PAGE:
Broader impacts shared with the STEM community
Brent T. Ladd, CSoI Director of Education and Robert Brown, CSoI Managing Director presenting at the National Alliance for Broader Impacts(NABI) Summit 2019 conference.
Video Presentation (YouTube)
This evidence-based practice paper presents outcomes on workshop participants’ perception of the usability of data visualization worksheets utilized in a critical data visualization workshop. Training students to think critically about data is a process that takes practice. Thinking critically about data requires understanding the data, its provenance and context, and the best way to represent insights contained in the data. A 5-day workshop on teaching critical and ethical approaches to data visualization was hosted by the Center for Science of Information at Purdue University in June 2019. The motivation for the workshop was to provide an introduction to data science through the lens of critical data visualization. In addition to instruction and hands-on data visualization and data manipulation exercises supported by activity worksheets, workshop participants were exposed to small group discussion and active-learning focused team science and data visualization ethics modules. This three-prong approach provides the context in which the data visualization activity worksheets were utilized. This paper focuses solely upon the results of a usability survey of data visualization activity worksheets to introduce the data visualization process and reports students’ perception of the worksheets to introduce the data visualization process to novice users. Overall participant perception of the worksheet method was positive: 61% thought the method was easy to use, felt most people would learn to use the method quickly, felt confident using the worksheet method after using the worksheets for multiple visualization challenges and indicated they would like to use the method frequently when applying the data visualization process. This work is funded by The National Science Foundation (Award #CCF-0939370). Next steps involve integrating team science and data visualization ethics activities into future iterations of the data visualization activity sheets and usability survey.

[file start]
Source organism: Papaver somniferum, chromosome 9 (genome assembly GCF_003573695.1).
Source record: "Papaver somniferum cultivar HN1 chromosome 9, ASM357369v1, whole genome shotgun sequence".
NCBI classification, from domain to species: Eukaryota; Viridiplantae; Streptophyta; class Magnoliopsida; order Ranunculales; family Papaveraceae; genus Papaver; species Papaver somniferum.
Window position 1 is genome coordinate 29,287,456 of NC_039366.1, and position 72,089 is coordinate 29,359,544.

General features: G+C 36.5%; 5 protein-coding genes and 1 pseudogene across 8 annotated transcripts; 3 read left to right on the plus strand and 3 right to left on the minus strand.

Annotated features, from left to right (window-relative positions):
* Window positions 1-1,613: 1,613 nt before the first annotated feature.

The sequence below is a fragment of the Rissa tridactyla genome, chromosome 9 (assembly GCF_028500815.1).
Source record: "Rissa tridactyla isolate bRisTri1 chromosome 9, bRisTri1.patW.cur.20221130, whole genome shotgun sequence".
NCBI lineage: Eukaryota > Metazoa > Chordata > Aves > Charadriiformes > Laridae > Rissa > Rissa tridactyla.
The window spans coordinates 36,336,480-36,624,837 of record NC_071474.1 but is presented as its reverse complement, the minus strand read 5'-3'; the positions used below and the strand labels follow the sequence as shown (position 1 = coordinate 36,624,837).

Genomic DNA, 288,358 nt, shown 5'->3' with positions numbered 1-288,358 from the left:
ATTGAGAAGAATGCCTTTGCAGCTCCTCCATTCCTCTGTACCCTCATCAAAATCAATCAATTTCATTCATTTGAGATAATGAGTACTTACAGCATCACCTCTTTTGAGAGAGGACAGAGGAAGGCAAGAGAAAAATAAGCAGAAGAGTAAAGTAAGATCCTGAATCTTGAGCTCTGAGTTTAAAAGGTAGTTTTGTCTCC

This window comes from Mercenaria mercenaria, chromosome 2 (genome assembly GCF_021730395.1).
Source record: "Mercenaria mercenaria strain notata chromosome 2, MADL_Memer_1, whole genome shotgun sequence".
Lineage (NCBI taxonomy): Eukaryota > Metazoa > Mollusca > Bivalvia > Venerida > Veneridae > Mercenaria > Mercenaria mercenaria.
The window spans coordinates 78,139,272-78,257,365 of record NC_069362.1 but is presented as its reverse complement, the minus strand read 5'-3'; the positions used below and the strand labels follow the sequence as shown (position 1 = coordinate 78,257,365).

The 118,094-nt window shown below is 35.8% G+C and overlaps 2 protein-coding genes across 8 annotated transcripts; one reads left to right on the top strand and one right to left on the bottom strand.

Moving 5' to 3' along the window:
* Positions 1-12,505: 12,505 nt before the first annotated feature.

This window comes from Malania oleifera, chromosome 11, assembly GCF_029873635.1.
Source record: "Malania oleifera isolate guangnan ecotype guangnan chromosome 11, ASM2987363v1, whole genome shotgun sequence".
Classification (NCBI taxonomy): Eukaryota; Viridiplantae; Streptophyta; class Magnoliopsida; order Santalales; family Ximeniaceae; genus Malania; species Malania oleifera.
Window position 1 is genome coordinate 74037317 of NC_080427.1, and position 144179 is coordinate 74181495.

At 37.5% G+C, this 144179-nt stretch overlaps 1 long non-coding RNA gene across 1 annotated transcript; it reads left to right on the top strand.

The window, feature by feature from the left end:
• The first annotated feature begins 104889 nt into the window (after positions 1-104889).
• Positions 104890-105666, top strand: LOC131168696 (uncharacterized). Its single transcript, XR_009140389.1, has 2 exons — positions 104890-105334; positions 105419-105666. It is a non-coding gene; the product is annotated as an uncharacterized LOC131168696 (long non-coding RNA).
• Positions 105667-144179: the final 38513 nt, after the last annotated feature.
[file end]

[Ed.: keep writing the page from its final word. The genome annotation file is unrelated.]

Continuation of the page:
An international community of practice of young scholars has developed as a result of longitudinal efforts emphasizing multi-institutional interdisciplinarity. Results demonstrate significant impacts on student capacity for interdisciplinary engagement. The Information Frontiers program is offered as a model for establishing similar education and research programs.
With a goal of training the next generation of scholars in the emerging topic of the science of information, a national level Information Frontiers program was designed to introduce diverse cohorts of students to data and information science processes while fostering research team best practices crossing domains and institutions. In eight years of the program, student-led teams represent 24 universities and 22 distinct domains. Supporting educational efforts from the program have involved 4,000 students from 125 universities internationally. A community of practice (Wenger et. al., 2002) has emerged.
Results show significant and positive relationships between community-based research collaborations and scholarly outputs. Multi-year student team collaborations have resulted, several with generational impacts further multiplying the results. Given careful consideration of support and training, with viable pathways for crossing domains and institutions, our results demonstrate that students can achieve collaboration success typically shown only at the faculty level (Leahey, 2016). Student members of the community report significant impacts on their capacity for engaging in interdisciplinary discussions and research. As such, the Information Frontiers program can be offered as a model for establishing similar education and research programs.